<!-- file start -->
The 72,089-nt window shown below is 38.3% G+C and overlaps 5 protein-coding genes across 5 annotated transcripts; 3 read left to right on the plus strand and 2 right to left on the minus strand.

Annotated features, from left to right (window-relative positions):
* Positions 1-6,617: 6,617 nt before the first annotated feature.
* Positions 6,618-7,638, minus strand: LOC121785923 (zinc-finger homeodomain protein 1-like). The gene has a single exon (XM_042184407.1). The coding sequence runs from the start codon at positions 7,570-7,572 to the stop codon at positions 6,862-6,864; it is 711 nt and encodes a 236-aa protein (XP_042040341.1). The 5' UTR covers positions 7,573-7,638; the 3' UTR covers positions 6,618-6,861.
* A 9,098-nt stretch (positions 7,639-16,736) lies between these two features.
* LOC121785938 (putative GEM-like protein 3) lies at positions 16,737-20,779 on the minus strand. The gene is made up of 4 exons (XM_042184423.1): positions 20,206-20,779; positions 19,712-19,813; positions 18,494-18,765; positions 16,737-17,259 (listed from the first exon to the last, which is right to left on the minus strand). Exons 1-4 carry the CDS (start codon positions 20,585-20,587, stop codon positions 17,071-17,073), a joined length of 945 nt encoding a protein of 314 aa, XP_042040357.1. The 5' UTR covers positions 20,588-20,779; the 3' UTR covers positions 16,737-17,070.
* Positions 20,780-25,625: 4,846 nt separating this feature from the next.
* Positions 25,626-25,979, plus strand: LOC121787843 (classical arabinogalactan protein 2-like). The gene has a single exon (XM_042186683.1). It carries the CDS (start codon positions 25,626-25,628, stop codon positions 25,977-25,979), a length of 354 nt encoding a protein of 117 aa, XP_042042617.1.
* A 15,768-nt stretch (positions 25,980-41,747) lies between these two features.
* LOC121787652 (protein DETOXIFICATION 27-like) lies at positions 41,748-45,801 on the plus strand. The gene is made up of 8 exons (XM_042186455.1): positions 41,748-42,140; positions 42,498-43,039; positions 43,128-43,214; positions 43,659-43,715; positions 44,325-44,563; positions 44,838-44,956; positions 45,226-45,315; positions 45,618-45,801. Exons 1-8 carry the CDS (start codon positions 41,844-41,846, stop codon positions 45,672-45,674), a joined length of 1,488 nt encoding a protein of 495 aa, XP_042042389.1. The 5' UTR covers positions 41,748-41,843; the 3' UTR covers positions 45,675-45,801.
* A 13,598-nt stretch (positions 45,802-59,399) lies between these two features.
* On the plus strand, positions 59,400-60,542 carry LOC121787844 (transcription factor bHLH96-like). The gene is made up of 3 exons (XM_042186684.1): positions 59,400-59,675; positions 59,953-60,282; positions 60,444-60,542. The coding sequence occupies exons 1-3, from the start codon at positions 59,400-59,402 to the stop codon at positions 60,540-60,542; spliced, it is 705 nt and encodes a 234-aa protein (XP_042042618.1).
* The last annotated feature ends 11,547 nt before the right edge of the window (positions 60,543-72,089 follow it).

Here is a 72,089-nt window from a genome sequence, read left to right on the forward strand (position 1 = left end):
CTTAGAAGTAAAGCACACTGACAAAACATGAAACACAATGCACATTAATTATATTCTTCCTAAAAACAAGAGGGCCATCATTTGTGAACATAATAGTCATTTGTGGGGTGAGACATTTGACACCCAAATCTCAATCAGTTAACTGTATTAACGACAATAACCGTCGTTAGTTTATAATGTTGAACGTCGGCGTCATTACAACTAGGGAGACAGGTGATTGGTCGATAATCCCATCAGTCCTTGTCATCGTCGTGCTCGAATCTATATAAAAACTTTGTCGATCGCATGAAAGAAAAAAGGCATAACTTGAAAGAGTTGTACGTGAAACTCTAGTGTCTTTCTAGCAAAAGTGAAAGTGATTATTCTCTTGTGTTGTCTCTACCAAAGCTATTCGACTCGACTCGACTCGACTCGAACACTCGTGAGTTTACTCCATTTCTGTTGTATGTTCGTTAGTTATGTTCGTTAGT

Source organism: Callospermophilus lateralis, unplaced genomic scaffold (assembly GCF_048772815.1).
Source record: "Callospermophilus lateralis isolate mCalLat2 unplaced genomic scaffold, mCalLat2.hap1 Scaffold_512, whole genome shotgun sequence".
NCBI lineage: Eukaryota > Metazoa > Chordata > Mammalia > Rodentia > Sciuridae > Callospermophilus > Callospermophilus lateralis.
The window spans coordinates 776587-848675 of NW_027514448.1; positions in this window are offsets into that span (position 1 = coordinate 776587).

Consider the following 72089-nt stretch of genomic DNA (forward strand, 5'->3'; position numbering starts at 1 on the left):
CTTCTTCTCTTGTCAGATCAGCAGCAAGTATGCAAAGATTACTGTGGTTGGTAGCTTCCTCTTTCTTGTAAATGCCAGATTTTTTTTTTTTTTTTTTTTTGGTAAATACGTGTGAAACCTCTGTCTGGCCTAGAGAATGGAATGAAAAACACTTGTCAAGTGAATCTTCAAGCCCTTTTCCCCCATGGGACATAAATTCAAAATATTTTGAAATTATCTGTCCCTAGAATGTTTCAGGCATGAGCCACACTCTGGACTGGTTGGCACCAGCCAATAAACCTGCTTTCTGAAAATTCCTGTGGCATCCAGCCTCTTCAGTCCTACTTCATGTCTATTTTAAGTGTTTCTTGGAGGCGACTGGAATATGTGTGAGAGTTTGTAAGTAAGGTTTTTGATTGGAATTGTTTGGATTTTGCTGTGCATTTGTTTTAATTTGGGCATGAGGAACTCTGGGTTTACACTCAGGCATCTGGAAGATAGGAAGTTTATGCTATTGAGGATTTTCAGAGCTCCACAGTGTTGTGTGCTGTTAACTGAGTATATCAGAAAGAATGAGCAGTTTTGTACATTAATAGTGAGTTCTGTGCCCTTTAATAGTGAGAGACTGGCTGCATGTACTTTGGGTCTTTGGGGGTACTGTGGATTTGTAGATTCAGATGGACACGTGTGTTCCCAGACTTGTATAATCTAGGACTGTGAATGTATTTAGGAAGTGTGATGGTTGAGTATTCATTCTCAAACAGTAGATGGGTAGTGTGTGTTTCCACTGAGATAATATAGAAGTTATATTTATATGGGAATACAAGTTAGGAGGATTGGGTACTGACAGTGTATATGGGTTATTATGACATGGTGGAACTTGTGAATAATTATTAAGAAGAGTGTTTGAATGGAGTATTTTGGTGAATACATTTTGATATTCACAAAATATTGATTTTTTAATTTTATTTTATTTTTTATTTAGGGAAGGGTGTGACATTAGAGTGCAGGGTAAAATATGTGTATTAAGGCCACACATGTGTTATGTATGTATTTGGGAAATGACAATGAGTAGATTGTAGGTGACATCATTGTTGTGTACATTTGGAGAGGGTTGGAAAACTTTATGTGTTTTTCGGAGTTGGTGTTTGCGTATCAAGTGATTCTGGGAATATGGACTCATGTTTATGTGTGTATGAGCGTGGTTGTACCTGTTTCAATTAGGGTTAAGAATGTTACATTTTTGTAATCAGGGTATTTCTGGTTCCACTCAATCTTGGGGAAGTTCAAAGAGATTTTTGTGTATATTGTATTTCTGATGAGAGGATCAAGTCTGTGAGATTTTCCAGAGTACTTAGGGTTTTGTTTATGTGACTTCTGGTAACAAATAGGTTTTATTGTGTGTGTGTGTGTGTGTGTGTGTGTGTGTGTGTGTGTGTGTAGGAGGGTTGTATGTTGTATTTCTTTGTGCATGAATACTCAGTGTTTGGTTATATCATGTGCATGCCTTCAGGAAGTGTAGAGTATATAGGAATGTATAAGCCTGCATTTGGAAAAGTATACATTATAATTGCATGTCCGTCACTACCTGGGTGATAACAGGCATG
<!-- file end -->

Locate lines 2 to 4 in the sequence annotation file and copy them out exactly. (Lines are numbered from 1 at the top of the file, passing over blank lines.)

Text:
Annotated features, from left to right (window-relative positions):
* Positions 1-6,617: 6,617 nt before the first annotated feature.
* Positions 6,618-7,638, minus strand: LOC121785923 (zinc-finger homeodomain protein 1-like). The gene has a single exon (XM_042184407.1). The coding sequence runs from the start codon at positions 7,570-7,572 to the stop codon at positions 6,862-6,864; it is 711 nt and encodes a 236-aa protein (XP_042040341.1). The 5' UTR covers positions 7,573-7,638; the 3' UTR covers positions 6,618-6,861.